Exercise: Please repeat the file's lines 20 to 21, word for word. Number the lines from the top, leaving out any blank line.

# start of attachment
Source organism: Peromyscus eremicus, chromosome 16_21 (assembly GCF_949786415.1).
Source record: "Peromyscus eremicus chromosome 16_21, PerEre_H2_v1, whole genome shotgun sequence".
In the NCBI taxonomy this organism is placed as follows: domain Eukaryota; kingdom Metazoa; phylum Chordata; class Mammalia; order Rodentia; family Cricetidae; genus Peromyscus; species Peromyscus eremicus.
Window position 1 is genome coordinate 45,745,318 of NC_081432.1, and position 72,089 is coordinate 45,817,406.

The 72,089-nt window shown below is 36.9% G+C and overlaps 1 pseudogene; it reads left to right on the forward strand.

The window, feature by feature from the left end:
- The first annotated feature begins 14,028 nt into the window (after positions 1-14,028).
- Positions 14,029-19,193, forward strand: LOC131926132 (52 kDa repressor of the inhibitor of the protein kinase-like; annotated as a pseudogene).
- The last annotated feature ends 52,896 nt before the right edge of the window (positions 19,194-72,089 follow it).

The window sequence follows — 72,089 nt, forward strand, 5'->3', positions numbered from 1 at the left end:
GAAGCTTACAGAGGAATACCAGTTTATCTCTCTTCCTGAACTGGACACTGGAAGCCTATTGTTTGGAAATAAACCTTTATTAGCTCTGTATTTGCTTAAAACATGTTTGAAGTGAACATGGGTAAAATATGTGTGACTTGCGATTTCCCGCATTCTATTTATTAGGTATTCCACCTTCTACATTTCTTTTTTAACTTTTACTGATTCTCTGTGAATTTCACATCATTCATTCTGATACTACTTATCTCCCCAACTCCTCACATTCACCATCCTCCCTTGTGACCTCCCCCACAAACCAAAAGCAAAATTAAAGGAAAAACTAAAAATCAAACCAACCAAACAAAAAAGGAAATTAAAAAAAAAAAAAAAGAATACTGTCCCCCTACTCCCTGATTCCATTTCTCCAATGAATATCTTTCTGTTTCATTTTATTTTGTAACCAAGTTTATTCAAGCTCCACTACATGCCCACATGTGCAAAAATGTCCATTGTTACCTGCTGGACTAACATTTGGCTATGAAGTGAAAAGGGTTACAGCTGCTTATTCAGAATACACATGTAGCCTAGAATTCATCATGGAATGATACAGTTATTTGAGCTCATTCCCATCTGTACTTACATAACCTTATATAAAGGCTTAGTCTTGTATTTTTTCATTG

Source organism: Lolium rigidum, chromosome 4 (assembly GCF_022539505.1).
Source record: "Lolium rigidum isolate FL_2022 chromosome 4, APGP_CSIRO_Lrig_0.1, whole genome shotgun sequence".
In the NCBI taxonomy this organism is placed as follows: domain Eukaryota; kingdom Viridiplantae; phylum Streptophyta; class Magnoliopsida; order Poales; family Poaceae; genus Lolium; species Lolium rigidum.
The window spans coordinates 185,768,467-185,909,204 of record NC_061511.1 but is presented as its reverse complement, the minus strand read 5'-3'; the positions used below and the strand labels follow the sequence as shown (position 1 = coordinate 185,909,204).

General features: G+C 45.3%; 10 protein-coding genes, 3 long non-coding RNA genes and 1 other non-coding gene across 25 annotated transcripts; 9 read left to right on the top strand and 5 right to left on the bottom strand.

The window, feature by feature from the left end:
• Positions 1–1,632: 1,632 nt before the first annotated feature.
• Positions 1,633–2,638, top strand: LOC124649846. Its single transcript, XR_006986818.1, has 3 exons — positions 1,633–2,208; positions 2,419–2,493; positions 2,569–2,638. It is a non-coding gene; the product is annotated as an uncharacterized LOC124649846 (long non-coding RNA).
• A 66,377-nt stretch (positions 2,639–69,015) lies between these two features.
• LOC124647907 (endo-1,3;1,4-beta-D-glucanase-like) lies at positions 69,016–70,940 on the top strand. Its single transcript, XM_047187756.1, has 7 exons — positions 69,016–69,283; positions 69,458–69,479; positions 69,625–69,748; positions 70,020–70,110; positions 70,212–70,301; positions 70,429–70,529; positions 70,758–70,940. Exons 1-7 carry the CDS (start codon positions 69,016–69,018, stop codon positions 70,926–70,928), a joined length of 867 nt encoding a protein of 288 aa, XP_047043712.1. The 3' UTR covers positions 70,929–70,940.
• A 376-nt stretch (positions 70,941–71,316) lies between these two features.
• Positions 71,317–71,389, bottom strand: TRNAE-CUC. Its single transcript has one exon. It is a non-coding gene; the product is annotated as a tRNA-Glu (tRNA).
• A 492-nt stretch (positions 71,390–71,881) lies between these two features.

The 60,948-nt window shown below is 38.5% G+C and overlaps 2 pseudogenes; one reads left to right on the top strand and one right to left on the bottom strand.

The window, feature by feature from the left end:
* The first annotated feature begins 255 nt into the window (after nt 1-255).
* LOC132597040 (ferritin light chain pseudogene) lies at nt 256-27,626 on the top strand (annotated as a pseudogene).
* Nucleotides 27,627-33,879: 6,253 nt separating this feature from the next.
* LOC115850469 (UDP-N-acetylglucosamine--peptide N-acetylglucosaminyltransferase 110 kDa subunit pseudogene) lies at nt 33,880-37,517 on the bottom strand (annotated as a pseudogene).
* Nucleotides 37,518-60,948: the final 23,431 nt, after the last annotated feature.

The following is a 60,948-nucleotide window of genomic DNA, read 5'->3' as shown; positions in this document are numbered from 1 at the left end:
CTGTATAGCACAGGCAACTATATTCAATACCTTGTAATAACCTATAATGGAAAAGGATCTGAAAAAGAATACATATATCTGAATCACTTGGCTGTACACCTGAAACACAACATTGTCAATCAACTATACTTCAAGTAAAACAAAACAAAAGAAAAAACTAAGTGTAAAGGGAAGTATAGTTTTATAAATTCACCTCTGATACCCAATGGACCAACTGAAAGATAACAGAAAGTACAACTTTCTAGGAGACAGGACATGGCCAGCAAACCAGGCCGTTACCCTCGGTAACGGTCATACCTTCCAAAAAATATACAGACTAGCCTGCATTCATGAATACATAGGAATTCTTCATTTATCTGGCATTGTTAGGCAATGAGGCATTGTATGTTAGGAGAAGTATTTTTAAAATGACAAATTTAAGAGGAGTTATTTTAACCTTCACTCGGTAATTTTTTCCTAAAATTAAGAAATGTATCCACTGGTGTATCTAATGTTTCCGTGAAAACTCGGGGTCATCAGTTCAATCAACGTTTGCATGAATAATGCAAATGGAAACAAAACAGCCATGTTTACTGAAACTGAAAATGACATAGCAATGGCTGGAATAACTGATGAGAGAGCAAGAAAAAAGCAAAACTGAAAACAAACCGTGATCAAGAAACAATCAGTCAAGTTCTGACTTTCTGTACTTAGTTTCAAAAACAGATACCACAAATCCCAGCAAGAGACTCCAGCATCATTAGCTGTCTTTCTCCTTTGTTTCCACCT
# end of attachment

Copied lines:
• A 66,377-nt stretch (positions 2,639–69,015) lies between these two features.
• LOC124647907 (endo-1,3;1,4-beta-D-glucanase-like) lies at positions 69,016–70,940 on the top strand. Its single transcript, XM_047187756.1, has 7 exons — positions 69,016–69,283; positions 69,458–69,479; positions 69,625–69,748; positions 70,020–70,110; positions 70,212–70,301; positions 70,429–70,529; positions 70,758–70,940. Exons 1-7 carry the CDS (start codon positions 69,016–69,018, stop codon positions 70,926–70,928), a joined length of 867 nt encoding a protein of 288 aa, XP_047043712.1. The 3' UTR covers positions 70,929–70,940.